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Preclinical Efficacy Testing in Middle-Aged Rats: Nicotinamide, a Novel Neuroprotectant, Demonstrates Diminished Preclinical Efficacy after Controlled Cortical Impact

By Alicia A. Swan, Rupa Chandrashekar, Jason Beare and Michael R. Hoane


Age is a consistent predictor of poor outcome following traumatic brain injury (TBI). Although the elderly population has one of the highest rates of TBI-related hospitalization and death, few preclinical studies have attempted to model and treat TBI in the aged population. Recent studies have indicated that nicotinamide (NAM), a soluble B-group vitamin, improved functional recovery in experimental models of TBI in young animals. The purpose of the present study was to examine the preclinical efficacy of NAM in middle-aged rats. Groups of middle-aged (14-month-old) rats were assigned to NAM (500 mg/kg or 50 mg/kg) or saline alone (1 mL/kg) treatment conditions, and received unilateral cortical contusion injuries (CCI) and injections at 1 h and 24 h following injury. The animals were tested on a variety of tasks to assess vestibulomotor (tapered beam) and cognitive performance (reference and working memory in the Morris water maze), and were evaluated for lesion size, blood–brain barrier compromise, astrocytic activation, and edema formation. In summary, the preclinical efficacy of NAM as a treatment following CCI in middle-aged rats differs from that previously documented in younger rats; while treatment with 50 mg/kg NAM appeared to have no effect, the 500-mg/kg dose worsened performance in middle-aged animals. Histological indicators demonstrated more nuanced group differences, indicating that NAM may positively impact some of the cellular cascades following injury, but were not substantial enough to improve functional recovery. These findings emphasize the need to examine potential treatments for TBI utilizing non-standard populations, and may explain why so many treatments have failed in clinical trials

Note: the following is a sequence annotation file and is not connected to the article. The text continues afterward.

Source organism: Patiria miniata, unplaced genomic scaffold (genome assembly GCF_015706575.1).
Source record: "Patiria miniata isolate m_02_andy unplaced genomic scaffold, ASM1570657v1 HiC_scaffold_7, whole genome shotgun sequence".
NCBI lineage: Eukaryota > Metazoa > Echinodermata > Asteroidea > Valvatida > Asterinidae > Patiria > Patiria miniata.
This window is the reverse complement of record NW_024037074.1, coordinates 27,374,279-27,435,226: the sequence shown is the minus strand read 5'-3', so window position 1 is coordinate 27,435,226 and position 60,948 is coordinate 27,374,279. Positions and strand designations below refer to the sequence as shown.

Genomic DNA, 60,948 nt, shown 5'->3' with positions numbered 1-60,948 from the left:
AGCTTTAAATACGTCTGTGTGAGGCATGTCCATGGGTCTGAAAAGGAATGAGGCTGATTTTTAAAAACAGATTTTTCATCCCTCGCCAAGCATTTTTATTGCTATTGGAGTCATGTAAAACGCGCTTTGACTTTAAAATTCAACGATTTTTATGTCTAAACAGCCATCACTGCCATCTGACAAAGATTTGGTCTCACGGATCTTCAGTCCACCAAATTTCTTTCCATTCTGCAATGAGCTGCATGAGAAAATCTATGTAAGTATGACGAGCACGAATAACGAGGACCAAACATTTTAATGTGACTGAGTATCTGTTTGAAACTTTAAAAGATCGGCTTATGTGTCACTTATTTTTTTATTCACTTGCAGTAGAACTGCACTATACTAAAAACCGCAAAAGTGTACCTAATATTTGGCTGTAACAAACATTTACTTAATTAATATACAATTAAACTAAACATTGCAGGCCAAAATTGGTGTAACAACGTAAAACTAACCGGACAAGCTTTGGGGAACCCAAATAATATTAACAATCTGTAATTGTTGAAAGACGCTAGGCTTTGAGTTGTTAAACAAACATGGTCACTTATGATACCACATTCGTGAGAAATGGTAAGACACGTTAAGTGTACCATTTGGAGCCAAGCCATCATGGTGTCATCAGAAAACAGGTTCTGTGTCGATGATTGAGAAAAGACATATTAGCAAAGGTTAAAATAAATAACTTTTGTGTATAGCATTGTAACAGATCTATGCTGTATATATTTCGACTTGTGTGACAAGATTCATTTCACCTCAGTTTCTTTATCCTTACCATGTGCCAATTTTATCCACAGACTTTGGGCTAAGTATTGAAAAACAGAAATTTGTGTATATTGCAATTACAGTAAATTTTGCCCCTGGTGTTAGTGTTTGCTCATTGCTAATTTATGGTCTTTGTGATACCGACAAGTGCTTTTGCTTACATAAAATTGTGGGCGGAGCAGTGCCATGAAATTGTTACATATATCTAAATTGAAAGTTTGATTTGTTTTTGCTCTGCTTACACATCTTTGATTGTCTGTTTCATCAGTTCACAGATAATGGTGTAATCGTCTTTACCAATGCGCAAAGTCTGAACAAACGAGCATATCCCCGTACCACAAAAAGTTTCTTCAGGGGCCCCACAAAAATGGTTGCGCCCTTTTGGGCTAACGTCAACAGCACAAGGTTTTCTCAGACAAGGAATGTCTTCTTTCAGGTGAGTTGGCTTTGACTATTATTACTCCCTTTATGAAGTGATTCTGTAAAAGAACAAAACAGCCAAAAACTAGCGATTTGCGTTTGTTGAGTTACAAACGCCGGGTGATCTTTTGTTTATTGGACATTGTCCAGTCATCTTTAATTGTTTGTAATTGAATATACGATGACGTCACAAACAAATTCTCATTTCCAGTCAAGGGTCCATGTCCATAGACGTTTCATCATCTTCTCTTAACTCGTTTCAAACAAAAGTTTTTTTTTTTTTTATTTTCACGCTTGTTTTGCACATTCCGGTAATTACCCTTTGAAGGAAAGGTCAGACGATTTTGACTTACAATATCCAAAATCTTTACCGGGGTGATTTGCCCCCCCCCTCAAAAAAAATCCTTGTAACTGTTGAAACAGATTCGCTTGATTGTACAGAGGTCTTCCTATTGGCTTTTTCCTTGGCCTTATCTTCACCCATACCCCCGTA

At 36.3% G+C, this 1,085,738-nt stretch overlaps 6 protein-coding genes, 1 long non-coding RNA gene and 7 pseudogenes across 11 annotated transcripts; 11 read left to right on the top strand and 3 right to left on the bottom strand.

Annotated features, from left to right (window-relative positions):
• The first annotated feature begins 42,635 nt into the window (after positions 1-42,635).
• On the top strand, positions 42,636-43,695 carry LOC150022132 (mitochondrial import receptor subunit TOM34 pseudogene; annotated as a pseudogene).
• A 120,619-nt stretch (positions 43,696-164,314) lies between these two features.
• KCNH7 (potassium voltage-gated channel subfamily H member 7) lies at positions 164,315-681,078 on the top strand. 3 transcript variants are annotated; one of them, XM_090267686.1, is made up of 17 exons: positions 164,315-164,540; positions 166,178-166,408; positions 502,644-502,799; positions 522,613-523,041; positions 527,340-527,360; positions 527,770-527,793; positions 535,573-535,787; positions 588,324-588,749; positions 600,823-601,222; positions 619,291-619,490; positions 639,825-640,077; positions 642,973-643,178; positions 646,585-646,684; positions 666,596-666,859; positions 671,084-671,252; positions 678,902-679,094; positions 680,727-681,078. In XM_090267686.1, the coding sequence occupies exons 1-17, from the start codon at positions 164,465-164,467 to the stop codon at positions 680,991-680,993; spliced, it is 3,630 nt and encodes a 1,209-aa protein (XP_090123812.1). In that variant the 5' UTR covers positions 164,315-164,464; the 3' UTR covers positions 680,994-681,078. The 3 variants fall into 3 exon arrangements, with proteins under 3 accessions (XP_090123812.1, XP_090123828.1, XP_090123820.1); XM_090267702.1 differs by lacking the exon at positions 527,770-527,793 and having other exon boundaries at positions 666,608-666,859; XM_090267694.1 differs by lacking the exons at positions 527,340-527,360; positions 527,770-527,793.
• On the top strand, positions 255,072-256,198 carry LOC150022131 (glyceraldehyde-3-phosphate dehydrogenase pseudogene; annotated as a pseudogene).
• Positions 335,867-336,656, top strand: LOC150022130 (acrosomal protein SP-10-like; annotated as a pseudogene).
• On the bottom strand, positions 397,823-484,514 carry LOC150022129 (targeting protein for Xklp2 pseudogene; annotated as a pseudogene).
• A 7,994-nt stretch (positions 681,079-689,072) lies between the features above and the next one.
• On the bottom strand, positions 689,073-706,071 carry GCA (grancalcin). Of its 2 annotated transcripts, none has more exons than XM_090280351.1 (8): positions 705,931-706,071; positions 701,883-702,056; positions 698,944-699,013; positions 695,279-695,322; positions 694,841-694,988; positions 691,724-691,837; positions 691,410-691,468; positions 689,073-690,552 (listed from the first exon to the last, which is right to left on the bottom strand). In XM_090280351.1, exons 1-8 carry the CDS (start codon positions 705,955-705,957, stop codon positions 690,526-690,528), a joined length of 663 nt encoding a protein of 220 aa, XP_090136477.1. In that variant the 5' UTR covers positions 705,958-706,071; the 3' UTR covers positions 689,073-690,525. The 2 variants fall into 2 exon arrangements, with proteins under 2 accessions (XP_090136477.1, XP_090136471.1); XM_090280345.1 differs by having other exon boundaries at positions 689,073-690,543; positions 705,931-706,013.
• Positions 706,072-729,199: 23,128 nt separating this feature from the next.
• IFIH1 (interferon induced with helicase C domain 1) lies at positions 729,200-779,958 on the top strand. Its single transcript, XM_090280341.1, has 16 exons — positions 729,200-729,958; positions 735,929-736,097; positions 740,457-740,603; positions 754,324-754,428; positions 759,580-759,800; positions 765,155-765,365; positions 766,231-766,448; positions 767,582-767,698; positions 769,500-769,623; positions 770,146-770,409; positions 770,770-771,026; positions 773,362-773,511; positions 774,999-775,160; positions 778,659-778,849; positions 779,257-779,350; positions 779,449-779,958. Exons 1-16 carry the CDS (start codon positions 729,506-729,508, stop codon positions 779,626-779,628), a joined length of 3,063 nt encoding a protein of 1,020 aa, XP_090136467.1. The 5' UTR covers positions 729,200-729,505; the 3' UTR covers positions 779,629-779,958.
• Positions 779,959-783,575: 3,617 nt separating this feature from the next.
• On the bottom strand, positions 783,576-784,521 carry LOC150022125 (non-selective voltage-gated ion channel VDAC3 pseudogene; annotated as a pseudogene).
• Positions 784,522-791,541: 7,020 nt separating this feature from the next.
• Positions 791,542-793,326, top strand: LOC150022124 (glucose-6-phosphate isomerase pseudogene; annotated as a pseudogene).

Topics: Original Articles
Publisher: Mary Ann Liebert, Inc.
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Provided by: PubMed Central
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